Kenya’s betting, lottery and gaming operators have been left speechless after the government proposed boosting their taxes to 50% of revenue.
On Thursday, Kenya Treasury Secretary Henry Rotich unveiled his 2017-18 budget proposal, which plans to impose a uniform tax of 50% on all forms of gambling revenue. At present, betting operators pay only 7.5%, lotteries pay 5%, gaming operators pay 12% and competitions pay 15%.
Rotich told parliament that the increases were justified because gambling has “become widespread in our society in an environment that is inadequately regulated. Its expansion is beginning to have negative social effects particularly on the youths and vulnerable members of our society.” Rodich said the government will funnel the increased revenue into a new National Sports, Culture and Arts Fund.
In February, the Kenya Revenue Authority told a government committee that it had collected Sh4.7b (US $46m) in betting taxes between 2014/15 and 2015/16 but the industry’s expansion meant that the KRA expected to collect Sh3.4b in 2016/17 based on the existing rates.
Prior to the new budget’s release, Rotich said he expected Kenya’s taxman to produce an additional Sh188.5b ($1.83b) in revenue in the 2017/18 fiscal year, and it’s clear that the bulk of this requirement will come on the backs of the country’s gambling operators.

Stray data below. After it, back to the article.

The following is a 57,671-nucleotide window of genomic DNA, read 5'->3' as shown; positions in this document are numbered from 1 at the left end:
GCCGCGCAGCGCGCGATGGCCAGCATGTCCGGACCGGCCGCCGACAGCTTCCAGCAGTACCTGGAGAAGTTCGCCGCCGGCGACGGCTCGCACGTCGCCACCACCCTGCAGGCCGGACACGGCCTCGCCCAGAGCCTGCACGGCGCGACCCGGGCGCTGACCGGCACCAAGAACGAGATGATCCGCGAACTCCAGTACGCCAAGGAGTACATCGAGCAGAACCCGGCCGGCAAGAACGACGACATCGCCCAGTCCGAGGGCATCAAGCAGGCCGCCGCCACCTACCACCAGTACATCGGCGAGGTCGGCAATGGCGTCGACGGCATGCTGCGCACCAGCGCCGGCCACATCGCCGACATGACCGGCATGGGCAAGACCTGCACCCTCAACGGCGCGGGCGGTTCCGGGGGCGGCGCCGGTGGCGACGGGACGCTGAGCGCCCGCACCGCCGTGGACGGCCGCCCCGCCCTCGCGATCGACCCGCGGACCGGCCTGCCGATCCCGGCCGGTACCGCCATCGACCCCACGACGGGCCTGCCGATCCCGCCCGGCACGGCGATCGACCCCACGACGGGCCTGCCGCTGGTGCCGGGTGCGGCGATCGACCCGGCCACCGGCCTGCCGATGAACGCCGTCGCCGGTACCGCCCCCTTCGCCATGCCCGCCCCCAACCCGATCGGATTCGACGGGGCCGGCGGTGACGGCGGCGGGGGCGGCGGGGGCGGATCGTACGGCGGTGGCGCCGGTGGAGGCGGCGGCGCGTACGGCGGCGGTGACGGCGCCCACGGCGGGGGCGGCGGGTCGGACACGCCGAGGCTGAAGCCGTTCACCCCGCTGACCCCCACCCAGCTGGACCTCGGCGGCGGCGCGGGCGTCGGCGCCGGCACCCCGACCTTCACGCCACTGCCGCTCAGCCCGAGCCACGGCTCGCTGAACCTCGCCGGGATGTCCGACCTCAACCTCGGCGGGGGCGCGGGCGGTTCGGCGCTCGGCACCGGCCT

Gambling industry stakeholders have yet to respond to Rotich’s bombshell, but given that they were adamantly opposed to the much more modest tax increases called for in MP Jakoyo Midiwo’s proposed Betting, Lotteries and Gaming (Amendment) Bill 2016, it’s safe to say they’re preparing to either (a) go nuclear on the government, or (b) get the hell out of Dodge.
Midiwo reacted to the budget by warning that the government could be killing off its golden tax goose, saying “If you go too high, who will you raise the tax from if you don’t raise it from them?” Midiwo also suggested that the government will face pushback from other MPs on the tax change. “There is nothing to celebrate here. A good government cannot be in the business of driving other businesses out of business.”
Midiwo said his primary focus in pushing for new gambling legislation had been on reining in the proliferation of illegal slot machines, many of which are run by and cater to Chinese nationals. “There are too many people betting illegally. The Chinese slot machines are the problem. How I wish the government would outlaw them.”
Kenya is home to Africa’s third-largest gambling market, behind only South Africa and Nigeria. In addition to homegrown operators such as SportPesa, numerous international betting firms have put down Kenyan roots, including Betway and Dafabet, whose Kenyan site launch earlier this month marks an early frontrunner for 2017’s Bad Timing Award.